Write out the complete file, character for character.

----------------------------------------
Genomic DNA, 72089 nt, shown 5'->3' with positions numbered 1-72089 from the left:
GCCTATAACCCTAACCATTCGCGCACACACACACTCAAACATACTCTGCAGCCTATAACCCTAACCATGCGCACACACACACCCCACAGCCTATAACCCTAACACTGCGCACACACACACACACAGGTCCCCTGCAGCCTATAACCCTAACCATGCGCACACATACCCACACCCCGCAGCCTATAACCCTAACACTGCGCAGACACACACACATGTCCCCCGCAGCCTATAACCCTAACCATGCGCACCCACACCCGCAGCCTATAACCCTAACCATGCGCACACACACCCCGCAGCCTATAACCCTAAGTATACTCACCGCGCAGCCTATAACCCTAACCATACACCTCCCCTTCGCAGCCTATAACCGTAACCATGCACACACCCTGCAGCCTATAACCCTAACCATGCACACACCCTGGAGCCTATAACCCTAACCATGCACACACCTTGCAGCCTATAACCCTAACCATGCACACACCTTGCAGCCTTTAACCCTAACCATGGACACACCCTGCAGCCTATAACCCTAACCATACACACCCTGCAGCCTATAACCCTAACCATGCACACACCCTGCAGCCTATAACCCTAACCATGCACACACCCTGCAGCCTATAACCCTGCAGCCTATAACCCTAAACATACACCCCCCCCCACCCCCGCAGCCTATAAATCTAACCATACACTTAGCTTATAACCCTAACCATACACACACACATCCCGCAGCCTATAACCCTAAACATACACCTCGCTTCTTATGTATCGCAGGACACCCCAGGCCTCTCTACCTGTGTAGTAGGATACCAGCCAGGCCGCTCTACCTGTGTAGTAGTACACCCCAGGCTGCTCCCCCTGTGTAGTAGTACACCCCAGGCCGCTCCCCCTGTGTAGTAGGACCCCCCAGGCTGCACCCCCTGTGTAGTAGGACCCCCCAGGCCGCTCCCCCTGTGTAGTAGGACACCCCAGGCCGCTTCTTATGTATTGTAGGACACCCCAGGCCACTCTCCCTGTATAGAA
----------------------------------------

Genomic DNA, 72089 nt, shown 5'->3' with positions numbered 1-72089 from the left:
GCCTATAACCCTAACCATTCGCGCACACACACACTCAAACATACTCTGCAGCCTATAACCCTAACCATGCGCACACACACACCCCACAGCCTATAACCCTAACACTGCGCACACACACACACACAGGTCCCCTGCAGCCTATAACCCTAACCATGCGCACACATACCCACACCCCGCAGCCTATAACCCTAACACTGCGCAGACACACACACATGTCCCCCGCAGCCTATAACCCTAACCATGCGCACCCACACCCGCAGCCTATAACCCTAACCATGCGCACACACACCCCGCAGCCTATAACCCTAAGTATACTCACCGCGCAGCCTATAACCCTAACCATACACCTCCCCTTCGCAGCCTATAACCGTAACCATGCACACACCCTGCAGCCTATAACCCTAACCATGCACACACCCTGGAGCCTATAACCCTAACCATGCACACACCTTGCAGCCTATAACCCTAACCATGCACACACCTTGCAGCCTTTAACCCTAACCATGGACACACCCTGCAGCCTATAACCCTAACCATACACACCCTGCAGCCTATAACCCTAACCATGCACACACCCTGCAGCCTATAACCCTAACCATGCACACACCCTGCAGCCTATAACCCTGCAGCCTATAACCCTAAACATACACCCCCCCCCACCCCCGCAGCCTATAAATCTAACCATACACTTAGCTTATAACCCTAACCATACACACACACATCCCGCAGCCTATAACCCTAAACATACACCTCGCTTCTTATGTATCGCAGGACACCCCAGGCCTCTCTACCTGTGTAGTAGGATACCAGCCAGGCCGCTCTACCTGTGTAGTAGTACACCCCAGGCTGCTCCCCCTGTGTAGTAGTACACCCCAGGCCGCTCCCCCTGTGTAGTAGGACCCCCCAGGCTGCACCCCCTGTGTAGTAGGACCCCCCAGGCCGCTCCCCCTGTGTAGTAGGACACCCCAGGCCGCTTCTTATGTATTGTAGGACACCCCAGGCCACTCTCCCTGTATAGAA